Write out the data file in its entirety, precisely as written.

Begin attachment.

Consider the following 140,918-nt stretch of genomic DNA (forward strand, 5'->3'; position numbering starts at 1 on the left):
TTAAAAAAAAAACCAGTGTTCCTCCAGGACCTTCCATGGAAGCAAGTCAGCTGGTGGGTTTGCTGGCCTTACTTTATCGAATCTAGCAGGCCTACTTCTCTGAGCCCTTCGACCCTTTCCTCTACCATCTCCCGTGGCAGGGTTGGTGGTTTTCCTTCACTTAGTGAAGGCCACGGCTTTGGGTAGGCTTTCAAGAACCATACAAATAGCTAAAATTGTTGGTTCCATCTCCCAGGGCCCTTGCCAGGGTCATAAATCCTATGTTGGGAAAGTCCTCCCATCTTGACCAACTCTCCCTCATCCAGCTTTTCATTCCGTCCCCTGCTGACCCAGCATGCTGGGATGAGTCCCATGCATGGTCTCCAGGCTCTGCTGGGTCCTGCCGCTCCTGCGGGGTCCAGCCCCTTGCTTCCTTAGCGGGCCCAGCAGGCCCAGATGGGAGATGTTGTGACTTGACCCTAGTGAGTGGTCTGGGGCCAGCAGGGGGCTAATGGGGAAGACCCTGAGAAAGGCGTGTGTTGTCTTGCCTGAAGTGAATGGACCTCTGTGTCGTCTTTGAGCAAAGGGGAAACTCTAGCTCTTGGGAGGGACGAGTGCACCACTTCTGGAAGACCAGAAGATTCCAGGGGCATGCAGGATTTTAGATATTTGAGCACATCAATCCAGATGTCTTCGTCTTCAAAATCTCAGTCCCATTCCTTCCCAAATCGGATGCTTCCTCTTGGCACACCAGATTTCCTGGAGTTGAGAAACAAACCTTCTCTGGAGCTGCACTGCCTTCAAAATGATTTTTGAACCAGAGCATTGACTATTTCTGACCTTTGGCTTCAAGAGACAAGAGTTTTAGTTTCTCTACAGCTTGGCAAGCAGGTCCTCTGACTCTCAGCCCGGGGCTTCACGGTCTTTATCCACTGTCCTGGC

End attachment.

Consider the following 140,918-nt stretch of genomic DNA (forward strand, 5'->3'; position numbering starts at 1 on the left):
TTAAAAAAAAAACCAGTGTTCCTCCAGGACCTTCCATGGAAGCAAGTCAGCTGGTGGGTTTGCTGGCCTTACTTTATCGAATCTAGCAGGCCTACTTCTCTGAGCCCTTCGACCCTTTCCTCTACCATCTCCCGTGGCAGGGTTGGTGGTTTTCCTTCACTTAGTGAAGGCCACGGCTTTGGGTAGGCTTTCAAGAACCATACAAATAGCTAAAATTGTTGGTTCCATCTCCCAGGGCCCTTGCCAGGGTCATAAATCCTATGTTGGGAAAGTCCTCCCATCTTGACCAACTCTCCCTCATCCAGCTTTTCATTCCGTCCCCTGCTGACCCAGCATGCTGGGATGAGTCCCATGCATGGTCTCCAGGCTCTGCTGGGTCCTGCCGCTCCTGCGGGGTCCAGCCCCTTGCTTCCTTAGCGGGCCCAGCAGGCCCAGATGGGAGATGTTGTGACTTGACCCTAGTGAGTGGTCTGGGGCCAGCAGGGGGCTAATGGGGAAGACCCTGAGAAAGGCGTGTGTTGTCTTGCCTGAAGTGAATGGACCTCTGTGTCGTCTTTGAGCAAAGGGGAAACTCTAGCTCTTGGGAGGGACGAGTGCACCACTTCTGGAAGACCAGAAGATTCCAGGGGCATGCAGGATTTTAGATATTTGAGCACATCAATCCAGATGTCTTCGTCTTCAAAATCTCAGTCCCATTCCTTCCCAAATCGGATGCTTCCTCTTGGCACACCAGATTTCCTGGAGTTGAGAAACAAACCTTCTCTGGAGCTGCACTGCCTTCAAAATGATTTTTGAACCAGAGCATTGACTATTTCTGACCTTTGGCTTCAAGAGACAAGAGTTTTAGTTTCTCTACAGCTTGGCAAGCAGGTCCTCTGACTCTCAGCCCGGGGCTTCACGGTCTTTATCCACTGTCCTGGC